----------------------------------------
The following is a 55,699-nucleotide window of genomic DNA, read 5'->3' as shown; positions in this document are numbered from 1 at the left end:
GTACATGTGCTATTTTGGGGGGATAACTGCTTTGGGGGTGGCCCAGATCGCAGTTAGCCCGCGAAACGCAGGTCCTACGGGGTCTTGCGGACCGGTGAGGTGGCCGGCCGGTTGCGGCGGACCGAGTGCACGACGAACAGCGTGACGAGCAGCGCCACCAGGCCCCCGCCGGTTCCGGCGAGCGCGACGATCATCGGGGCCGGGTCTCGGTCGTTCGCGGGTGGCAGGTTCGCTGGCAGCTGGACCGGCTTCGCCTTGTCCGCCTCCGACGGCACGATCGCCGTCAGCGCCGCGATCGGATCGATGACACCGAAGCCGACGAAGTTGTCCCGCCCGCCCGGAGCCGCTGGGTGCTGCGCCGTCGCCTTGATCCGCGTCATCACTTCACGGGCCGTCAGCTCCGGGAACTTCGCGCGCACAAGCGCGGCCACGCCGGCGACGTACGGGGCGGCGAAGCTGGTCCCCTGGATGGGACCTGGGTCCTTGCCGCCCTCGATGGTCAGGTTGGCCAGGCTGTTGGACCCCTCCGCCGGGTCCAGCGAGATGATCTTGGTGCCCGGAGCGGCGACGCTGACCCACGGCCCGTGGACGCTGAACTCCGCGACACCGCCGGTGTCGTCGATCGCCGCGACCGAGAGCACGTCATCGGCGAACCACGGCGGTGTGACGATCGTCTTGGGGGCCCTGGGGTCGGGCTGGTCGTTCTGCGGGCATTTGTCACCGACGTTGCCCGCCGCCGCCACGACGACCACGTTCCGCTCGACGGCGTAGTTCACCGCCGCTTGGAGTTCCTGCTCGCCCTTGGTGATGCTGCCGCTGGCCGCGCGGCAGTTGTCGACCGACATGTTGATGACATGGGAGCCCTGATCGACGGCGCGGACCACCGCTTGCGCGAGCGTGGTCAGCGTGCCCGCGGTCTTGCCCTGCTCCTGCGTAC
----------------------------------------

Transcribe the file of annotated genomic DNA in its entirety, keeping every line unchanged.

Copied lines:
The following is a 55,699-nucleotide window of genomic DNA, read 5'->3' as shown; positions in this document are numbered from 1 at the left end:
GTACATGTGCTATTTTGGGGGGATAACTGCTTTGGGGGTGGCCCAGATCGCAGTTAGCCCGCGAAACGCAGGTCCTACGGGGTCTTGCGGACCGGTGAGGTGGCCGGCCGGTTGCGGCGGACCGAGTGCACGACGAACAGCGTGACGAGCAGCGCCACCAGGCCCCCGCCGGTTCCGGCGAGCGCGACGATCATCGGGGCCGGGTCTCGGTCGTTCGCGGGTGGCAGGTTCGCTGGCAGCTGGACCGGCTTCGCCTTGTCCGCCTCCGACGGCACGATCGCCGTCAGCGCCGCGATCGGATCGATGACACCGAAGCCGACGAAGTTGTCCCGCCCGCCCGGAGCCGCTGGGTGCTGCGCCGTCGCCTTGATCCGCGTCATCACTTCACGGGCCGTCAGCTCCGGGAACTTCGCGCGCACAAGCGCGGCCACGCCGGCGACGTACGGGGCGGCGAAGCTGGTCCCCTGGATGGGACCTGGGTCCTTGCCGCCCTCGATGGTCAGGTTGGCCAGGCTGTTGGACCCCTCCGCCGGGTCCAGCGAGATGATCTTGGTGCCCGGAGCGGCGACGCTGACCCACGGCCCGTGGACGCTGAACTCCGCGACACCGCCGGTGTCGTCGATCGCCGCGACCGAGAGCACGTCATCGGCGAACCACGGCGGTGTGACGATCGTCTTGGGGGCCCTGGGGTCGGGCTGGTCGTTCTGCGGGCATTTGTCACCGACGTTGCCCGCCGCCGCCACGACGACCACGTTCCGCTCGACGGCGTAGTTCACCGCCGCTTGGAGTTCCTGCTCGCCCTTGGTGATGCTGCCGCTGGCCGCGCGGCAGTTGTCGACCGACATGTTGATGACATGGGAGCCCTGATCGACGGCGCGGACCACCGCTTGCGCGAGCGTGGTCAGCGTGCCCGCGGTCTTGCCCTGCTCCTGCGTAC